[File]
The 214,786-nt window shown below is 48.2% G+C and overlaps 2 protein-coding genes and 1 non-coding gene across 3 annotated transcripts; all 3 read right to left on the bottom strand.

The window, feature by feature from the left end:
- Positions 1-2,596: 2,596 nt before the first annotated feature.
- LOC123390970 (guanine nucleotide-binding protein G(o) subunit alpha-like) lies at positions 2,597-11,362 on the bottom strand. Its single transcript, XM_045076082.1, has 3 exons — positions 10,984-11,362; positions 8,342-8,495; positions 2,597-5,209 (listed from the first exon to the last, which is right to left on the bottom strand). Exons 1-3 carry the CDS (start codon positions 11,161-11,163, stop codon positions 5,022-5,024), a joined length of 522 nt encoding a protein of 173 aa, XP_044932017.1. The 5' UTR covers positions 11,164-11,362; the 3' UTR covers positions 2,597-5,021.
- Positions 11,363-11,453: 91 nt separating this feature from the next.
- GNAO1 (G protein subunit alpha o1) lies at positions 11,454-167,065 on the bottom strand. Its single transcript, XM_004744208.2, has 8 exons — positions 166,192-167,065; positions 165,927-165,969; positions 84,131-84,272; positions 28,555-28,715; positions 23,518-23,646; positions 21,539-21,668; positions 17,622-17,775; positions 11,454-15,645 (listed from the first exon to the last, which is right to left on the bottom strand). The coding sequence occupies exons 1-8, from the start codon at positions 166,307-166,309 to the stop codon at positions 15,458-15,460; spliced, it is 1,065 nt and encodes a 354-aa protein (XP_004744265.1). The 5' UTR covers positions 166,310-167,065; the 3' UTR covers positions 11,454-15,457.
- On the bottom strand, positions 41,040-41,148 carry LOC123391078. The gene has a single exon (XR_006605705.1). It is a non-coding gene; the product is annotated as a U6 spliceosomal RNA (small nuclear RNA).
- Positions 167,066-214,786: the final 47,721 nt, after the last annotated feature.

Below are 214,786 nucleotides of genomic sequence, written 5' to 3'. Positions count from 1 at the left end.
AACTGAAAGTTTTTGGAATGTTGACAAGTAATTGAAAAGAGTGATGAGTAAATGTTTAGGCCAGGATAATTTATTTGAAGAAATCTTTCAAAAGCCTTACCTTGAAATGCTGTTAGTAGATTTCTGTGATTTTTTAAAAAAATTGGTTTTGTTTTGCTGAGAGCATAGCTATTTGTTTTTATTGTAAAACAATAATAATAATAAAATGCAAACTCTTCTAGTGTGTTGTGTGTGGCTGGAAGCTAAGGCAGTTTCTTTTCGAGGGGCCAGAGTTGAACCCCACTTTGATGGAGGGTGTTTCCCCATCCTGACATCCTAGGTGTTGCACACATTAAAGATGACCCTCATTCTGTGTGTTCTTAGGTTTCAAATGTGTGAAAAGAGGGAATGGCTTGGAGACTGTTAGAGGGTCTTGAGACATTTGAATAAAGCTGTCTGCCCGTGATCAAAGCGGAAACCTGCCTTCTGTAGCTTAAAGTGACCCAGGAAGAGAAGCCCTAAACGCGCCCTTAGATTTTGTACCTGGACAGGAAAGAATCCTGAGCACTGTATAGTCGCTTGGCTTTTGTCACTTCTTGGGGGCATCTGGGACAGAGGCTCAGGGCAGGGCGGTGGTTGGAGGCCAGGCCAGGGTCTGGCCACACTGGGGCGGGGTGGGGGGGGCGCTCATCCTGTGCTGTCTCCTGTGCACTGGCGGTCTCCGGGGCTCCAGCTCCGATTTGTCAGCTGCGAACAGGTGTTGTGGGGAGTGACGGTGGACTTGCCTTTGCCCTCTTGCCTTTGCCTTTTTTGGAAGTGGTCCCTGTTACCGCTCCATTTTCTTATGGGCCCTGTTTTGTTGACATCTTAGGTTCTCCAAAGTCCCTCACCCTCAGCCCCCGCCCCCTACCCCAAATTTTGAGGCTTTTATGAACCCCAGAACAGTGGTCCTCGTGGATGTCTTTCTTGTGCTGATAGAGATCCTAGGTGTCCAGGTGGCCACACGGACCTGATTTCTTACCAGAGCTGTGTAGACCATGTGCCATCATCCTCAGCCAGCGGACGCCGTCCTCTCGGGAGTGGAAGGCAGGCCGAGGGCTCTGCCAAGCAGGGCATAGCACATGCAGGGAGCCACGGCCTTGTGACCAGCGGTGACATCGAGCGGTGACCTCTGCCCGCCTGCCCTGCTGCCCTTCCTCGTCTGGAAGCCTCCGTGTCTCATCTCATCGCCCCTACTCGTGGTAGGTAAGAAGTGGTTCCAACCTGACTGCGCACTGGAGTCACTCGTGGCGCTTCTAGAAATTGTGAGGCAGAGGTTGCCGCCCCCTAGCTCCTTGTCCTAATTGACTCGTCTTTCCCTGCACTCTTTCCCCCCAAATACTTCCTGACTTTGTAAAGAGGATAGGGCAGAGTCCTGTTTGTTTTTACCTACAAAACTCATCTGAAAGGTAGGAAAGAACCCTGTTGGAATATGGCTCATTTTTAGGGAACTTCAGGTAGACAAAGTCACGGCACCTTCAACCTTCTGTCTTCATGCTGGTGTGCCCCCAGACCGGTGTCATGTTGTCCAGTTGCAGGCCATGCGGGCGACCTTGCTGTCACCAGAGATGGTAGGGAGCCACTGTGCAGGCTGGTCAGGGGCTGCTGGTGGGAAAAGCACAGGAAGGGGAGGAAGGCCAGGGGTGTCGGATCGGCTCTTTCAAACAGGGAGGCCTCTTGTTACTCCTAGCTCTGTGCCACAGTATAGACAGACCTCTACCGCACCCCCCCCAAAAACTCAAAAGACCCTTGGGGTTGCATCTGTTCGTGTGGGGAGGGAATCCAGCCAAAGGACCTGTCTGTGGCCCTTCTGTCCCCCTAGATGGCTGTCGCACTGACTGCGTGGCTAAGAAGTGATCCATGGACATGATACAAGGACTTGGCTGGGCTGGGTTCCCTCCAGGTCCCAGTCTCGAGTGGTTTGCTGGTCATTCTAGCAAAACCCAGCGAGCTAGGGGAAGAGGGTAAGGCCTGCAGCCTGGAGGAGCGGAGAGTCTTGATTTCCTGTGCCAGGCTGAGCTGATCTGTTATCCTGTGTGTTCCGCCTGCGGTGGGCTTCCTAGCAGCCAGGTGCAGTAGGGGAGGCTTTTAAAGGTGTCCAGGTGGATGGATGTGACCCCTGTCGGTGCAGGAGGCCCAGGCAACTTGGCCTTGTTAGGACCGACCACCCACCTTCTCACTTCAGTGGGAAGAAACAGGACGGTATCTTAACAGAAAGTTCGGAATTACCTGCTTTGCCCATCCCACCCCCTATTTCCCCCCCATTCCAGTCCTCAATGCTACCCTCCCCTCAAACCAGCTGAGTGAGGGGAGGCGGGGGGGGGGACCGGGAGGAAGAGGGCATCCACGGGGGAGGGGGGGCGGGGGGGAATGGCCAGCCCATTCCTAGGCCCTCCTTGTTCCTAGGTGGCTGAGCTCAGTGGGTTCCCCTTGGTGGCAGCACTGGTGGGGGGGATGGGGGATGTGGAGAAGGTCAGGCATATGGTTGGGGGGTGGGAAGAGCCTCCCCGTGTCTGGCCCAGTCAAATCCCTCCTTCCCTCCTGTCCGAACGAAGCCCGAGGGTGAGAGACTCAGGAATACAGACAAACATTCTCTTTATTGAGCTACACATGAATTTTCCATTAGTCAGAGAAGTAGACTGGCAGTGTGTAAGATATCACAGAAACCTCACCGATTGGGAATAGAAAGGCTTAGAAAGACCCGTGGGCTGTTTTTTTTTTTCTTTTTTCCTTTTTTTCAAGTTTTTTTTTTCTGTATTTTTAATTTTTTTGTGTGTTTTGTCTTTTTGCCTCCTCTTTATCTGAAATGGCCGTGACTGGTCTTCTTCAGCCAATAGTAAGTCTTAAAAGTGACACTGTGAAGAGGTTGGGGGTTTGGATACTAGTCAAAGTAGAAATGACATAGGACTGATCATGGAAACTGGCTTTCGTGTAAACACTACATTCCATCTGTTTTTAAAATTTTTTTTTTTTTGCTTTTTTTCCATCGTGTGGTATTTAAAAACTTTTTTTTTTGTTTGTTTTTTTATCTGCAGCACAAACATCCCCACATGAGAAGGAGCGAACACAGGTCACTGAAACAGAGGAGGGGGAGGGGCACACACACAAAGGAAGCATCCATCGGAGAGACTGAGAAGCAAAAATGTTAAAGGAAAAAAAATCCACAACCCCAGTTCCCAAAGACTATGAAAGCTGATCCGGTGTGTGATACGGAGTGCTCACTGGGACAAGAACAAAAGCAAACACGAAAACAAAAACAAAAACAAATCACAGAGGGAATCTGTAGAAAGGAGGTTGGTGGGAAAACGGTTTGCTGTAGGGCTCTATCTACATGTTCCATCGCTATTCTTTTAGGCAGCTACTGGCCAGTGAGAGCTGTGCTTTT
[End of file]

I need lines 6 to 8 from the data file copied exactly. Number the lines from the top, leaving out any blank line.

- GNAO1 (G protein subunit alpha o1) lies at positions 11,454-167,065 on the bottom strand. Its single transcript, XM_004744208.2, has 8 exons — positions 166,192-167,065; positions 165,927-165,969; positions 84,131-84,272; positions 28,555-28,715; positions 23,518-23,646; positions 21,539-21,668; positions 17,622-17,775; positions 11,454-15,645 (listed from the first exon to the last, which is right to left on the bottom strand). The coding sequence occupies exons 1-8, from the start codon at positions 166,307-166,309 to the stop codon at positions 15,458-15,460; spliced, it is 1,065 nt and encodes a 354-aa protein (XP_004744265.1). The 5' UTR covers positions 166,310-167,065; the 3' UTR covers positions 11,454-15,457.
- On the bottom strand, positions 41,040-41,148 carry LOC123391078. The gene has a single exon (XR_006605705.1). It is a non-coding gene; the product is annotated as a U6 spliceosomal RNA (small nuclear RNA).
- Positions 167,066-214,786: the final 47,721 nt, after the last annotated feature.